Examples of countermeasure(s) based on the type of 3D scanning method, by obstructing the return scanner signal, may include:
    • i. Ultrasound scanning: A countermeasure may be a rendered 3D object impregnated with an ultrasound shielding and/or ultrasound absorbing material (concealment material) that may prevent a clear image from forming on an ultrasound detector, thereby preventing the creation of a digital model of the 3D reference object. Ultrasound scanners generate sound (either continuous waves or pulses) in frequencies outside the audible range. The scanner's electronics then detect the return sound signal as it reflects off of the target object, and then analyzes the return signal to form an image. Soft, “lossy” materials may block ultrasound imaging by absorbing the ultrasound waves, thereby preventing or inhibiting reflection. Examples of ultrasound blocking materials may include, without limitation, highly scattering or absorbing materials such as highly loaded silicone rubber materials, composites of (typically shredded) lead loaded silicone rubber and epoxy, possibly glass microspheres in an epoxy matrix, foam, balsa wood, high-density polyethylene (HDPE) (such as that commercially available under the brand TYVEK), expanded polytetrafluoroethylene (ePTFE), and/or ultrasound blockers made from castor oil, silicone oil, soybean oil, or peanut oil.
    • ii. Laser 3D scanning: A rendered 3D object including countermeasures for changing the angle or path of the laser light, and/or by absorbing the laser light. In an embodiment, the angle or path of the laser light may be changed by including microscopic, cantilevered mirrors onto the object's surface using 3D printing techniques. In certain embodiments, the mirrors may be designed to move to random positions when the object is moved or when air currents pass across the surface of the object such the laser scanner signal encounters a random reflective surface rather than a constant reflective surface, and the scanner's arrangements of the point cloud may be distorted. Alternatively and/or additionally, the surface of the 3D object may be entirely or partly impregnated with laser shielding and/or laser absorbing material (and/or structures) that may prevent a clear image from forming on a laser detector, thereby preventing the creation of a digital model of the 3D reference object. Examples of laser shielding materials may include, without limitation, coherent perfect absorber (CPA) that uses a uses a silicon wafer, a light-absorbing material, which absorbs coherent light and converts it to some form of internal energy such as heat or electrical energy, a lattice of niobiumnitride, plastic dyed with colors that can block specific wavelengths of laser light, and/or graphene.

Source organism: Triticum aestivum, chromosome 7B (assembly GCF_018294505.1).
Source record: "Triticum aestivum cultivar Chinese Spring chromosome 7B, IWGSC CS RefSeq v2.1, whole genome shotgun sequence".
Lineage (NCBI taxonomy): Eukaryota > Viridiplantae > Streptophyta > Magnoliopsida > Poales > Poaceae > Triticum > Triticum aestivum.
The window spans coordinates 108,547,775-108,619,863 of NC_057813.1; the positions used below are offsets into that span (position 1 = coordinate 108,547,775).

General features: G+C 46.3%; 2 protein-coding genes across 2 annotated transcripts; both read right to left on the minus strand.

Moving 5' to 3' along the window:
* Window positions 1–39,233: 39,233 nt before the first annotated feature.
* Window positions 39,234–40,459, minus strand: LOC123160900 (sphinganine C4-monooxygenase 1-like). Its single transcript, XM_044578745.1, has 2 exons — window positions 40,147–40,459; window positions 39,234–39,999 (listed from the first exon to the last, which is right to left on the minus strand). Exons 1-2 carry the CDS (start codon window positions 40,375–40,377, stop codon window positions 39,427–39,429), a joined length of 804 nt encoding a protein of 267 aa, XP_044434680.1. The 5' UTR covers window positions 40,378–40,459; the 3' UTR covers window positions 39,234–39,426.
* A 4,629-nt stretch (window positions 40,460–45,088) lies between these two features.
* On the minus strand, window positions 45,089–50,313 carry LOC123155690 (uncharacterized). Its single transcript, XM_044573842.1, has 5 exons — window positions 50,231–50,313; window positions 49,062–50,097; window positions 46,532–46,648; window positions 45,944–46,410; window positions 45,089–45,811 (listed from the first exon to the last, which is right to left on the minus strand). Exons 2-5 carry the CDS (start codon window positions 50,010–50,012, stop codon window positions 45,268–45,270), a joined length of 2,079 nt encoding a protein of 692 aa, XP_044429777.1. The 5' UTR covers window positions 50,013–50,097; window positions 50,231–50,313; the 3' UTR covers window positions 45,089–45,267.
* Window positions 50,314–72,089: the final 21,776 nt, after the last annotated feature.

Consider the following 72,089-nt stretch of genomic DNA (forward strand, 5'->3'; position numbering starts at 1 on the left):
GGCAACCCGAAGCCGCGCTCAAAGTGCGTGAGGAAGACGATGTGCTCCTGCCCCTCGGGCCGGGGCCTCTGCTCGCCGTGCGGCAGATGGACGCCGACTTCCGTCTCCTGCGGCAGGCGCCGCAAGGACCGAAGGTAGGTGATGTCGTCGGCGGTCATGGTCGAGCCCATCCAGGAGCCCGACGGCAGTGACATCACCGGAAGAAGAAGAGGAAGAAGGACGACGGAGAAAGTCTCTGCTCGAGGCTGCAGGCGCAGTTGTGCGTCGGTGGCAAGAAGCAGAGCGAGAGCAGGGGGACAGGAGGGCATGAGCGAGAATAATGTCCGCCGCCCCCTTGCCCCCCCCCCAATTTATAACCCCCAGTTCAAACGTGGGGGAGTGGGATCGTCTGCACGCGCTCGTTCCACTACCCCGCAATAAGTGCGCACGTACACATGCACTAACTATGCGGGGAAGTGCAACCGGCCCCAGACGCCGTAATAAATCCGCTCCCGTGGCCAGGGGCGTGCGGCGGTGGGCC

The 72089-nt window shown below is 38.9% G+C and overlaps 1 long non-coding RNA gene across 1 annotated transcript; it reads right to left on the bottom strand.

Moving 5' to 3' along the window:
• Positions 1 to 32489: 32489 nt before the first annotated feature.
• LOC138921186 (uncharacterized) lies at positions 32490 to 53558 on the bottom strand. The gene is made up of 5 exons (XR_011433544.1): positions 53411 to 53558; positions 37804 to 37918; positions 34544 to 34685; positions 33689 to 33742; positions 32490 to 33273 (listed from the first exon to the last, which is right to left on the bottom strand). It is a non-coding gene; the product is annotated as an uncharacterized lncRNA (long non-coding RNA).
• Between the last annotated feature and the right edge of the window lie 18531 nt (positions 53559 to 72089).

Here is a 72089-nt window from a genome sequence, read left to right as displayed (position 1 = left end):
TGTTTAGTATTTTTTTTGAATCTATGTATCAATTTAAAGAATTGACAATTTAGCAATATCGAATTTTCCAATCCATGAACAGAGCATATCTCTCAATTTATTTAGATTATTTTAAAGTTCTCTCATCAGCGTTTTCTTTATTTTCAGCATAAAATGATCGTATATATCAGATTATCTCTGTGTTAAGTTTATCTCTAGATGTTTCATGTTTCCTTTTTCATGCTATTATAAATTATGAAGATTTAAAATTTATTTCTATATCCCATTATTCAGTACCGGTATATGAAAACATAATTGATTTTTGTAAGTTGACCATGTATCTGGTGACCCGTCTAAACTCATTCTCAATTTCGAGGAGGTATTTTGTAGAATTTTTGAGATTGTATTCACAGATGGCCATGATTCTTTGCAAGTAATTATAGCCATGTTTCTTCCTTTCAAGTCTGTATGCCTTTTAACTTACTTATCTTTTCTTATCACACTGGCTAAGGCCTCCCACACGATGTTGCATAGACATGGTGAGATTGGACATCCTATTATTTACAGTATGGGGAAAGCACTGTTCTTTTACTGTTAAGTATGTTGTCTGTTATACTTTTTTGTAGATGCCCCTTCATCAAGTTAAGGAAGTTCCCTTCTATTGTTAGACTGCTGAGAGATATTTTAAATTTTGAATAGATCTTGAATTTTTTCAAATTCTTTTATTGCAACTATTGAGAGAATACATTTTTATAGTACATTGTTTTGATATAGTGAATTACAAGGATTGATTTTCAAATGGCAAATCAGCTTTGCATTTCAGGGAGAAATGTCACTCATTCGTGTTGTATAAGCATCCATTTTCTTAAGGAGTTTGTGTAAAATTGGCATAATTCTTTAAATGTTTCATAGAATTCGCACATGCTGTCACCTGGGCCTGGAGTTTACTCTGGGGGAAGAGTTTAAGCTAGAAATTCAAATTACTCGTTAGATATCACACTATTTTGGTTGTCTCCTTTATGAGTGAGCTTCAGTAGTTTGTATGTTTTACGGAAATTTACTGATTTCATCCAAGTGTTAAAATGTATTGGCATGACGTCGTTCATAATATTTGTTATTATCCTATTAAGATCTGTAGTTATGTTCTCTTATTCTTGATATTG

• iii. X-ray 3D scanning: A countermeasure may be a rendered 3D object impregnated with an x-ray shielding and/or x-ray absorbing material (concealment material) that may prevent a clear image from forming on an x-ray detector, thereby preventing the creation of a digital model of the 3D reference object. X-ray 3D scanner utilizes high energy x-rays to create digital images of the inside of 3D objects. The x-rays pass through the object being scanned and are captured by a detector on the other side of the object. If some of the object's contents absorb x-rays, the detector sees different x-ray levels in different locations. The detector, in turn, processes the x-rays it receives and produces an image that distinguishes the object's internal structure. X-ray absorbing material may alter the received x-ray signal. Examples of x-ray absorbing material may include, without limitation, lead monoxide, lead sulfate, and/or barium sulfate.
    • iv. Nuclear imaging 3D scanning: A countermeasure may be a rendered 3D object impregnated with a gamma ray shielding and/or gamma ray absorbing material (concealment material) that may prevent a clear image from forming on an x-ray detector, thereby preventing the creation of a digital model of the 3D reference object. Examples of gamma ray absorbing material may include, without limitation, lead monoxide, lead sulfate, and/or barium sulfate.